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Senior Editor

Experts: Communications still a problem in disasters

Feb 27, 20065 mins
Enterprise ApplicationsNetwork Security

Six months after Hurricane Katrina hit the Gulf Coast, communications experts say they may be a bit better prepared for the next major disaster, but numerous obstacles remain.

The complexity of modern communications networks, both wired and wireless, makes responding to a modern-day disaster not only technically difficult, but politically and culturally troublesome as well, said Andrew Lippman, director of the MIT Media Lab.

Lippman was part of a roundtable discussion last week in Cambridge, Mass. that included communications experts from government and the private sector. He was joined by Tom Lesica, senior vice president of global technology and operations at Avaya, which was sponsored by Avaya.

Panelists acknowledged that enormous communications obstacles still exist, including the need for widespread adoption of interoperable radios for emergency first responders. That task alone could take years to complete.

Lippman said the emergency response to the infamous 1906 San Francisco earthquake and an explosion in Halifax Harbor in 1917 that killed 2,000 people were handled efficiently in comparison with what happened following Katrina in New Orleans. “One difference that is crucial is that in those days, communications didn’t exist, with no phones in homes or pockets. They didn’t have TV. And yet command and control worked,” Lippman said. After the San Francisco earthquake, the U.S. Army quickly took over.

“Today, what’s different, what’s exactly opposite, is that we may not have command and control but communications has become a social norm,” he said. “The people who aren’t injured in the initial disaster, when communications are disrupted, those people become part of the problem. So the smallest disaster affects those who assume communications are there.”

Following Katrina, a major issue was keeping networks accessible for families to find loved ones. But network capacity was limited for weeks. At the behest of the American Red Cross, Avaya and several other call center providers offered network capacity and personnel after Katrina, Lesica said.

With that in mind, Avaya may work with other IT vendors at a CIO Summit next month to devise a plan under which different vendors commit in advance to offer call center capacity when an emergency develops, Lesica said. The actual call center agents could be volunteers working from home who make a commitment to be available, he said.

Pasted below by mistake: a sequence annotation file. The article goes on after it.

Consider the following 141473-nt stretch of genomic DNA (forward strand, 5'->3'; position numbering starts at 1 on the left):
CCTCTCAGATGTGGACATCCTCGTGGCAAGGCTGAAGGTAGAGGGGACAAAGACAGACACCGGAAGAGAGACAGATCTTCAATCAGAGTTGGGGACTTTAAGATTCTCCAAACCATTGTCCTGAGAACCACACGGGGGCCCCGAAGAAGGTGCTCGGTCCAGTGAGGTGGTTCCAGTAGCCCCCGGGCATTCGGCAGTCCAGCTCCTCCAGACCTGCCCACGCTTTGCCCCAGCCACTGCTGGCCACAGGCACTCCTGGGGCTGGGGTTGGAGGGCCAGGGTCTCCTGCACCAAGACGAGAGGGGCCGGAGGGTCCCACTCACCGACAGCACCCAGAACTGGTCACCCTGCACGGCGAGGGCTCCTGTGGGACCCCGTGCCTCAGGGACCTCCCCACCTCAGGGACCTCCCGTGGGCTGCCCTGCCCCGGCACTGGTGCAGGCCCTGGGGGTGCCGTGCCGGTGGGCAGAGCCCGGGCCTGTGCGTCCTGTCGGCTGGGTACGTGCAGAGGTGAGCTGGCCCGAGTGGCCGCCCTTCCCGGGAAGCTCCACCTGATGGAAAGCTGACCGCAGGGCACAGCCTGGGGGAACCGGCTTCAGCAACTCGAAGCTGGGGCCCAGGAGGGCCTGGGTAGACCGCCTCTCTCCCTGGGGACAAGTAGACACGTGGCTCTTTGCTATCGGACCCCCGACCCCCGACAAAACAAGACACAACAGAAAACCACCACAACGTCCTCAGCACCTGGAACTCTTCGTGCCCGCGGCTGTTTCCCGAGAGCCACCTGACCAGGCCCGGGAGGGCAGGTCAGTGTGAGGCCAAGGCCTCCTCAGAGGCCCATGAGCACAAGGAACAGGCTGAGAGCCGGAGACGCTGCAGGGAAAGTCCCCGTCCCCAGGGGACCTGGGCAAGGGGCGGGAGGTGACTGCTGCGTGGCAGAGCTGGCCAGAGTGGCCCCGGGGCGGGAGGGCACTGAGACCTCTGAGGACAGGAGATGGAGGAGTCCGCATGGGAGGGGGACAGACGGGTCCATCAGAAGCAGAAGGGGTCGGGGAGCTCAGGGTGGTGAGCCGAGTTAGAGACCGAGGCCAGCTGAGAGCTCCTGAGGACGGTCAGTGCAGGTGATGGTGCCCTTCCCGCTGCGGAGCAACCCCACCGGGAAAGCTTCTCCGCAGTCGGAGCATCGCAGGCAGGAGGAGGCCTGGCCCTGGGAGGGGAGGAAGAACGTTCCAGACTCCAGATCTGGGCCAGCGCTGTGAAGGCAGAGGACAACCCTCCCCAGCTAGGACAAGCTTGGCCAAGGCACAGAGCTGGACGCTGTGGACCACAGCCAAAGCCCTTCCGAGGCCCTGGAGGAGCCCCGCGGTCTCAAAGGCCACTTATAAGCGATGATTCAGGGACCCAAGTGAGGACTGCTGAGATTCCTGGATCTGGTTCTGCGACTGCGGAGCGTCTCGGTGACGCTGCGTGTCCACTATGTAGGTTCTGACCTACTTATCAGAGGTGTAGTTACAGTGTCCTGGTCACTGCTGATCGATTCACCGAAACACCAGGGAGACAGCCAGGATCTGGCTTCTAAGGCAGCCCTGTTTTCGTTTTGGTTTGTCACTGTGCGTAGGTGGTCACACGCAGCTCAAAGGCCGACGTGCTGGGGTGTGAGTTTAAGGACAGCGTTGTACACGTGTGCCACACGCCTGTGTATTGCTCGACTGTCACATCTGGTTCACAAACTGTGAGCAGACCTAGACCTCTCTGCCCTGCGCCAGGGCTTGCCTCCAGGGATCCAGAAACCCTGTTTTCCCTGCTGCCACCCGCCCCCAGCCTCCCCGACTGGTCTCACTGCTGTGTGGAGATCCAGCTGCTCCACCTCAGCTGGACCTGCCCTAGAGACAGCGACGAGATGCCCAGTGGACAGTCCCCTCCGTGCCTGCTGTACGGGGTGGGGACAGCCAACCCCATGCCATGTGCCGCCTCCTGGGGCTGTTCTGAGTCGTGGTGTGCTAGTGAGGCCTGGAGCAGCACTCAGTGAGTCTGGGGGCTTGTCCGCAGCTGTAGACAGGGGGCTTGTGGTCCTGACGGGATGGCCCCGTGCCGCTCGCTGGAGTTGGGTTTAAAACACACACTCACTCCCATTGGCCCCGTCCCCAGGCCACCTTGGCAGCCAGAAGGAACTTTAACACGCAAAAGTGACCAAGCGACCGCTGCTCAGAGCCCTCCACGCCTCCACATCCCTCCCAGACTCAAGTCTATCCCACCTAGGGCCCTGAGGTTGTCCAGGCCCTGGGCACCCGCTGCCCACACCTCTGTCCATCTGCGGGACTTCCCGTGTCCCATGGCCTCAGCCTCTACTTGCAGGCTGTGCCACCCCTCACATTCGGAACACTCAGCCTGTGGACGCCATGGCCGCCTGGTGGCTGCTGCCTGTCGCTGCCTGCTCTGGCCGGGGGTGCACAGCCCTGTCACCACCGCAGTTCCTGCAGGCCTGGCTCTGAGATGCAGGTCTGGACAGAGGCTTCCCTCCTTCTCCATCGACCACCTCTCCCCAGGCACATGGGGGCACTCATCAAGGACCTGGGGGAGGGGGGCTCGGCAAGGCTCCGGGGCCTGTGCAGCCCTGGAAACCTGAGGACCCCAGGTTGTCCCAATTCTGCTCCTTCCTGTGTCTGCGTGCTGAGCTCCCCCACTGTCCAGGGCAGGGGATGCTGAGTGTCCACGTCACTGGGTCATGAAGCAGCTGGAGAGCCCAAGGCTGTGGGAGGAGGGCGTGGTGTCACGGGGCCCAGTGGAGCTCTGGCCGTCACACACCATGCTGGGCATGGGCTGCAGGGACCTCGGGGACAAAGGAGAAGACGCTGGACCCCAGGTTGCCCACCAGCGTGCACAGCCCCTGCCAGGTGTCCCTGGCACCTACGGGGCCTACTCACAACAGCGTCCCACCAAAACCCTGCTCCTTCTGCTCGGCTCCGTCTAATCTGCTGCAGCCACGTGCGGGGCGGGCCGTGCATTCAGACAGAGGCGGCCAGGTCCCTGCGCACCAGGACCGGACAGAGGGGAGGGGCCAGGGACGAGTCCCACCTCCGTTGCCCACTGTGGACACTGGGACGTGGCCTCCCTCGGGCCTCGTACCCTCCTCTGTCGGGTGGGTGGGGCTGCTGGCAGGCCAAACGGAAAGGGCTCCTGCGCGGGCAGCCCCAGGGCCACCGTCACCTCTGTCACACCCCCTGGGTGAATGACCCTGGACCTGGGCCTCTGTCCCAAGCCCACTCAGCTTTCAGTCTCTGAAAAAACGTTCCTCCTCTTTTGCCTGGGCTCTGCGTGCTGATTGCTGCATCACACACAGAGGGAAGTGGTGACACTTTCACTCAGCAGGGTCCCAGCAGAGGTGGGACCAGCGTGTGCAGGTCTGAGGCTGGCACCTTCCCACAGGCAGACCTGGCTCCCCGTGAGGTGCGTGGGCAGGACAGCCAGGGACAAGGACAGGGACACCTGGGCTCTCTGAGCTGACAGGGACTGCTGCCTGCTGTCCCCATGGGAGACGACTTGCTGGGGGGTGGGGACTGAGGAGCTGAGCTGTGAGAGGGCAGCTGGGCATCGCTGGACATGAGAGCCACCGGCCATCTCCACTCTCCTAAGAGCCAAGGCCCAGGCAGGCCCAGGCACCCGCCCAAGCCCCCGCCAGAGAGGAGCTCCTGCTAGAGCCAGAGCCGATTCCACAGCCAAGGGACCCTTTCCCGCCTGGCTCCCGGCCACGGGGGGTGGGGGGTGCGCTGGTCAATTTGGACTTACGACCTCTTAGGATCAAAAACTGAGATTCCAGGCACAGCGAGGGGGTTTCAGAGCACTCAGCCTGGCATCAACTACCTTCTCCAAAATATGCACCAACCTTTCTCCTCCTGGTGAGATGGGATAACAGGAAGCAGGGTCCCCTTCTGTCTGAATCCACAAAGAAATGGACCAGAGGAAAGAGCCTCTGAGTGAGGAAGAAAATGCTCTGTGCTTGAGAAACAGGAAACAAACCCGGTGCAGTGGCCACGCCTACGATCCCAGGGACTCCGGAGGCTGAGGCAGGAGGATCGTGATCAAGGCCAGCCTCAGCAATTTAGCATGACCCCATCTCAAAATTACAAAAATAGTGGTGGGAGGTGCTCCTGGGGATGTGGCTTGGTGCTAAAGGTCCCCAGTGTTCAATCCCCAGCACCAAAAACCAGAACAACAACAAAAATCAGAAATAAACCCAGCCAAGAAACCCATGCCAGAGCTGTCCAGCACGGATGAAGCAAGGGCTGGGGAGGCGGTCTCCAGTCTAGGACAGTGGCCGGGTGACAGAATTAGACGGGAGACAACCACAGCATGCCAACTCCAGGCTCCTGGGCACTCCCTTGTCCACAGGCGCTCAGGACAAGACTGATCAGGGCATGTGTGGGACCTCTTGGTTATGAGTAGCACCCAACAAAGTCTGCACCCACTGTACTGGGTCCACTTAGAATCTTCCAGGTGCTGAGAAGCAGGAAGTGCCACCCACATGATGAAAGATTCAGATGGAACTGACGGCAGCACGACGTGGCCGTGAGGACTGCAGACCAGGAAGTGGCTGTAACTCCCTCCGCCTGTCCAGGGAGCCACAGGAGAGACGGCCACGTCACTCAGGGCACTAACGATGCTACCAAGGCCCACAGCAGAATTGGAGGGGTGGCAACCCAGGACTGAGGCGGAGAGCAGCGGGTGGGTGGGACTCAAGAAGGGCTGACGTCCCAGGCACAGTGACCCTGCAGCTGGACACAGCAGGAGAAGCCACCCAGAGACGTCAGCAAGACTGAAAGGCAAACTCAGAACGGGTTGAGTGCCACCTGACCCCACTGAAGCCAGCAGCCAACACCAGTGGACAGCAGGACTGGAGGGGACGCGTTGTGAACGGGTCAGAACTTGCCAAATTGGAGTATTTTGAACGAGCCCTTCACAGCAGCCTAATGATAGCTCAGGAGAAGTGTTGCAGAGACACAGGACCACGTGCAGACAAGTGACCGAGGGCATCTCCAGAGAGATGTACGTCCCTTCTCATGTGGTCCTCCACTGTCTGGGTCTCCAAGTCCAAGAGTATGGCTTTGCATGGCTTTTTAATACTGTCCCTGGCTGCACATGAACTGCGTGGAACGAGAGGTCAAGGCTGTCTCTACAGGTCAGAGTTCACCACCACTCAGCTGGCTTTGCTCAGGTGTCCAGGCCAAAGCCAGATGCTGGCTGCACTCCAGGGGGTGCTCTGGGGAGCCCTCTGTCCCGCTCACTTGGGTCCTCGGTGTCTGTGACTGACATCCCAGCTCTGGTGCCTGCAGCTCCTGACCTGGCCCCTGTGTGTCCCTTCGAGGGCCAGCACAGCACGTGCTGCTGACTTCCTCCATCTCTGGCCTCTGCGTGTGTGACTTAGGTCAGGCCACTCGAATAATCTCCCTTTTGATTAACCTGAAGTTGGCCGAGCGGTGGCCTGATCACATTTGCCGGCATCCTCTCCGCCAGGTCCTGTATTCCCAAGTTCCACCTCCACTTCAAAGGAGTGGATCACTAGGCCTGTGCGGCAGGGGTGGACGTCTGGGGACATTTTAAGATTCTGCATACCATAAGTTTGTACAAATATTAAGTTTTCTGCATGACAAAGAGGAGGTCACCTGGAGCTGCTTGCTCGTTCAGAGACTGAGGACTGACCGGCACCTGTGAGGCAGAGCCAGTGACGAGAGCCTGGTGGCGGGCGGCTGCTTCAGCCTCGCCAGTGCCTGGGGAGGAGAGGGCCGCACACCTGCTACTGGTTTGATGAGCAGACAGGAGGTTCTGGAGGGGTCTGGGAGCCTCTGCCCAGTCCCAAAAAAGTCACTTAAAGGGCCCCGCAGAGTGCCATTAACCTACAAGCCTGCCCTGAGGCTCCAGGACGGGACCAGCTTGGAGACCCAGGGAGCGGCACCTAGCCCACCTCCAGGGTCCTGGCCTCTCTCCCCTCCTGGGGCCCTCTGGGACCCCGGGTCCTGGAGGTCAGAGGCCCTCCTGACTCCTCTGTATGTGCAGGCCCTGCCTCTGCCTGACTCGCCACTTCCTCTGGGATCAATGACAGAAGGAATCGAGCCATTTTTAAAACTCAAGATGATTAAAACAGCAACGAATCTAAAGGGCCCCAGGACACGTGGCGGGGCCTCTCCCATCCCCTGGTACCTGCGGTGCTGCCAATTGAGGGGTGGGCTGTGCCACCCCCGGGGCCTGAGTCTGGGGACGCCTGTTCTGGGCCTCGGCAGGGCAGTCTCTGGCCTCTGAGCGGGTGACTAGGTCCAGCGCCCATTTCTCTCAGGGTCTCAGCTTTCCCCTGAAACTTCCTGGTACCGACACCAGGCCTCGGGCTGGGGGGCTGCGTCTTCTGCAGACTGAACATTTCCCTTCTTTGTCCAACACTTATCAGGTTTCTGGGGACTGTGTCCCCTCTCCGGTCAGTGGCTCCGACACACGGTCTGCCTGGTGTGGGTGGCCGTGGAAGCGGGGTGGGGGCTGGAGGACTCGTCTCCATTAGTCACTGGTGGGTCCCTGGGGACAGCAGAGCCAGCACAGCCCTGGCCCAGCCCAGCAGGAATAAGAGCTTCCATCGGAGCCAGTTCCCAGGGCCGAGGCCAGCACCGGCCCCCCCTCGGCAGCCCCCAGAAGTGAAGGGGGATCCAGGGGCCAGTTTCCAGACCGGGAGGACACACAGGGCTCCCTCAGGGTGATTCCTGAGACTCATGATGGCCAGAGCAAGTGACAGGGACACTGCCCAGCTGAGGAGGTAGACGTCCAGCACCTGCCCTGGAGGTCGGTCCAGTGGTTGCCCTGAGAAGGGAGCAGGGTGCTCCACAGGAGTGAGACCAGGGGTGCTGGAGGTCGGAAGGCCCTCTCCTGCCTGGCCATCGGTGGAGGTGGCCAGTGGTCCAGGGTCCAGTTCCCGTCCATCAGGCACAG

Complicating modern-day responses to disasters is the sharing of networks by so many parties, with 85% of the nation’s critical infrastructure resting in the hands of the private sector, Lesica said. As a result, businesses need to develop the concept of a “trusted partner” when building communications that can survive or quickly recover from disasters.

“The issue of disaster recovery is seen as costly, and businesses don’t want to address it unless they have a disaster,” said Jim Flyzik, a consultant and chairman of the homeland security committee of the Information Technology Association of America. “If the business case can be made strongly [for disaster recovery], the governments and industries and companies are going to want to know they are working with trusted partners. You quickly realize you are relying on a whole lot of other entities for your business to survive.”

None of the members of the panel, including Lt. Gov. Kerry Healey (R-Mass.) said federal or state governments should certify trusted partners or legislate such cooperation. “I suspect companies want to do this on their own,” Healey said. “There has to be a degree of civic-mindedness. It’s not just the profitability factor. Their own families are involved.”

Kevin Prendergast, vice president of Northeast operations for American Medical Response (AMR), the nation’s largest ambulance provider, said several private ambulance companies in Massachusetts are already working to share resources effectively during future disasters. He said AMR sent 67 ambulances to New Orleans following Katrina only to find spotty cellular service and incompatibility between emergency mobile radios.

“It was a tremendous burden on command folks,” Prendergast said. “Command capability is impossible without communications capability. Communications is the core of what we need.”

Over the long term, Lippman said, disaster recovery efforts will need to rely more on network edge and mesh communications, something that could be helped by putting inexpensive laptops into every home – a goal that could be achieved perhaps in five years.

Healey urged governments and private businesses to be proactive, especially in planning for a possible flu pandemic. Schools and employers need to begin preparing for a flu that could force quarantines of workers and children in their homes, for two periods of as long as 10 weeks each with a short break in between. “That’s a long time at home,” she said, noting that the quarantines would be likely to pose problems for food suppliers, among others.

Ken McGee, a Gartner analyst and the moderator of the roundtable, questioned whether the communications infrastructure run by Verizon and others can support massive numbers of home-based workers for a sustained period. “We all need to ask service providers if the networks would work. And companies haven’t even decided which workers could stay home,” McGee said. “Many times, you can’t even put through a call in recent disasters.”